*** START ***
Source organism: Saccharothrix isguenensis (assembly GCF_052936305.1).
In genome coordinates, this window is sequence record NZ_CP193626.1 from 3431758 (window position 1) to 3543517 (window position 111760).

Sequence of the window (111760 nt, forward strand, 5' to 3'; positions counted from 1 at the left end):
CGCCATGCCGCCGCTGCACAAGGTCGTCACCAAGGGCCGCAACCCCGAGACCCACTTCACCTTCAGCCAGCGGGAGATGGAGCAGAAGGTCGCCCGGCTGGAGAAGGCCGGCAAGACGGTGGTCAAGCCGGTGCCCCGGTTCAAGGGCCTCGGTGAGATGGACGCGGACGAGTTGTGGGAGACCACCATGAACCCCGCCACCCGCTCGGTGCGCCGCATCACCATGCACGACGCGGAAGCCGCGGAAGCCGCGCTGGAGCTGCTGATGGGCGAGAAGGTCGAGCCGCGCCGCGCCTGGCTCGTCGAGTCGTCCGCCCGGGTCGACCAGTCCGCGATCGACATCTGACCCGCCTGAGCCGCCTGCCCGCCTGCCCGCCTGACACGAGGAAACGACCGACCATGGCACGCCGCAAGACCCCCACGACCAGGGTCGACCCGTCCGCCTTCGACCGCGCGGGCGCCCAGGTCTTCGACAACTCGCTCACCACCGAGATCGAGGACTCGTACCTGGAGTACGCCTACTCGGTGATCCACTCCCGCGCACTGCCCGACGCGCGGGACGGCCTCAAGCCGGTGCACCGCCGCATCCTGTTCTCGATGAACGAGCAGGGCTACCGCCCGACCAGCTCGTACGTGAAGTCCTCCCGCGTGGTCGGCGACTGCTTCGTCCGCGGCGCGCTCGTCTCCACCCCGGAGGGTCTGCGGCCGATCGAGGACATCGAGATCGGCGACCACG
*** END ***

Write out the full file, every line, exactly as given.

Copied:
Source organism: Saccharothrix isguenensis (assembly GCF_052936305.1).
In genome coordinates, this window is sequence record NZ_CP193626.1 from 3431758 (window position 1) to 3543517 (window position 111760).

Sequence of the window (111760 nt, forward strand, 5' to 3'; positions counted from 1 at the left end):
CGCCATGCCGCCGCTGCACAAGGTCGTCACCAAGGGCCGCAACCCCGAGACCCACTTCACCTTCAGCCAGCGGGAGATGGAGCAGAAGGTCGCCCGGCTGGAGAAGGCCGGCAAGACGGTGGTCAAGCCGGTGCCCCGGTTCAAGGGCCTCGGTGAGATGGACGCGGACGAGTTGTGGGAGACCACCATGAACCCCGCCACCCGCTCGGTGCGCCGCATCACCATGCACGACGCGGAAGCCGCGGAAGCCGCGCTGGAGCTGCTGATGGGCGAGAAGGTCGAGCCGCGCCGCGCCTGGCTCGTCGAGTCGTCCGCCCGGGTCGACCAGTCCGCGATCGACATCTGACCCGCCTGAGCCGCCTGCCCGCCTGCCCGCCTGACACGAGGAAACGACCGACCATGGCACGCCGCAAGACCCCCACGACCAGGGTCGACCCGTCCGCCTTCGACCGCGCGGGCGCCCAGGTCTTCGACAACTCGCTCACCACCGAGATCGAGGACTCGTACCTGGAGTACGCCTACTCGGTGATCCACTCCCGCGCACTGCCCGACGCGCGGGACGGCCTCAAGCCGGTGCACCGCCGCATCCTGTTCTCGATGAACGAGCAGGGCTACCGCCCGACCAGCTCGTACGTGAAGTCCTCCCGCGTGGTCGGCGACTGCTTCGTCCGCGGCGCGCTCGTCTCCACCCCGGAGGGTCTGCGGCCGATCGAGGACATCGAGATCGGCGACCACG